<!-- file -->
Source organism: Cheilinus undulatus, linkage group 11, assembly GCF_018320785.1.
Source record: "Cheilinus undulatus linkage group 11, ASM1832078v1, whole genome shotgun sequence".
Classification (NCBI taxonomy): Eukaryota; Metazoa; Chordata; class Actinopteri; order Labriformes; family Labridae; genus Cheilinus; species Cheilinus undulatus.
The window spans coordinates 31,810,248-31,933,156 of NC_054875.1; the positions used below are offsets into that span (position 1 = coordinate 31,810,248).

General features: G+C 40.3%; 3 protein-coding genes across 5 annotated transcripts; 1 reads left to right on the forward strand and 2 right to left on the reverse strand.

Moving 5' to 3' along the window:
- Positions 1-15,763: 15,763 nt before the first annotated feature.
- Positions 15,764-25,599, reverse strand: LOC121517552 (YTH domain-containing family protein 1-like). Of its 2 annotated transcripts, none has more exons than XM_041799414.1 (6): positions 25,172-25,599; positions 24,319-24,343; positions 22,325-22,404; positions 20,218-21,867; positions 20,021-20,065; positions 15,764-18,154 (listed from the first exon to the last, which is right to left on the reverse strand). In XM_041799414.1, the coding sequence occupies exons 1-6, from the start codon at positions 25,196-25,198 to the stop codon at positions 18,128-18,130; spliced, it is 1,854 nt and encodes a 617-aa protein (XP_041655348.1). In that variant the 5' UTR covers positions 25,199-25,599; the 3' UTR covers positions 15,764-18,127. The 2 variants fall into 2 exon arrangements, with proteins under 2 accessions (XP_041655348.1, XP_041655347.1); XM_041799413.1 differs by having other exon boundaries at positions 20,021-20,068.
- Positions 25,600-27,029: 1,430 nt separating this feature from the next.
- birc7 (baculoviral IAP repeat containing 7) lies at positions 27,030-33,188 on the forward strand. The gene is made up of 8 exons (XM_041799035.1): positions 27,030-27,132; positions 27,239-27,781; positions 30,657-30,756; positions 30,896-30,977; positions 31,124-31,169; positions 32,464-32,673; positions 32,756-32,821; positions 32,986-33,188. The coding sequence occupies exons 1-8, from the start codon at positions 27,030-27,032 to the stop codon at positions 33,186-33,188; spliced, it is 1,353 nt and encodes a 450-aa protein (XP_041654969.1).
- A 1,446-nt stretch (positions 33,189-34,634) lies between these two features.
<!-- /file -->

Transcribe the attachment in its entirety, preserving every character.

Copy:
Source organism: Cheilinus undulatus, linkage group 11, assembly GCF_018320785.1.
Source record: "Cheilinus undulatus linkage group 11, ASM1832078v1, whole genome shotgun sequence".
Classification (NCBI taxonomy): Eukaryota; Metazoa; Chordata; class Actinopteri; order Labriformes; family Labridae; genus Cheilinus; species Cheilinus undulatus.
The window spans coordinates 31,810,248-31,933,156 of NC_054875.1; the positions used below are offsets into that span (position 1 = coordinate 31,810,248).

General features: G+C 40.3%; 3 protein-coding genes across 5 annotated transcripts; 1 reads left to right on the forward strand and 2 right to left on the reverse strand.

Moving 5' to 3' along the window:
- Positions 1-15,763: 15,763 nt before the first annotated feature.
- Positions 15,764-25,599, reverse strand: LOC121517552 (YTH domain-containing family protein 1-like). Of its 2 annotated transcripts, none has more exons than XM_041799414.1 (6): positions 25,172-25,599; positions 24,319-24,343; positions 22,325-22,404; positions 20,218-21,867; positions 20,021-20,065; positions 15,764-18,154 (listed from the first exon to the last, which is right to left on the reverse strand). In XM_041799414.1, the coding sequence occupies exons 1-6, from the start codon at positions 25,196-25,198 to the stop codon at positions 18,128-18,130; spliced, it is 1,854 nt and encodes a 617-aa protein (XP_041655348.1). In that variant the 5' UTR covers positions 25,199-25,599; the 3' UTR covers positions 15,764-18,127. The 2 variants fall into 2 exon arrangements, with proteins under 2 accessions (XP_041655348.1, XP_041655347.1); XM_041799413.1 differs by having other exon boundaries at positions 20,021-20,068.
- Positions 25,600-27,029: 1,430 nt separating this feature from the next.
- birc7 (baculoviral IAP repeat containing 7) lies at positions 27,030-33,188 on the forward strand. The gene is made up of 8 exons (XM_041799035.1): positions 27,030-27,132; positions 27,239-27,781; positions 30,657-30,756; positions 30,896-30,977; positions 31,124-31,169; positions 32,464-32,673; positions 32,756-32,821; positions 32,986-33,188. The coding sequence occupies exons 1-8, from the start codon at positions 27,030-27,032 to the stop codon at positions 33,186-33,188; spliced, it is 1,353 nt and encodes a 450-aa protein (XP_041654969.1).
- A 1,446-nt stretch (positions 33,189-34,634) lies between these two features.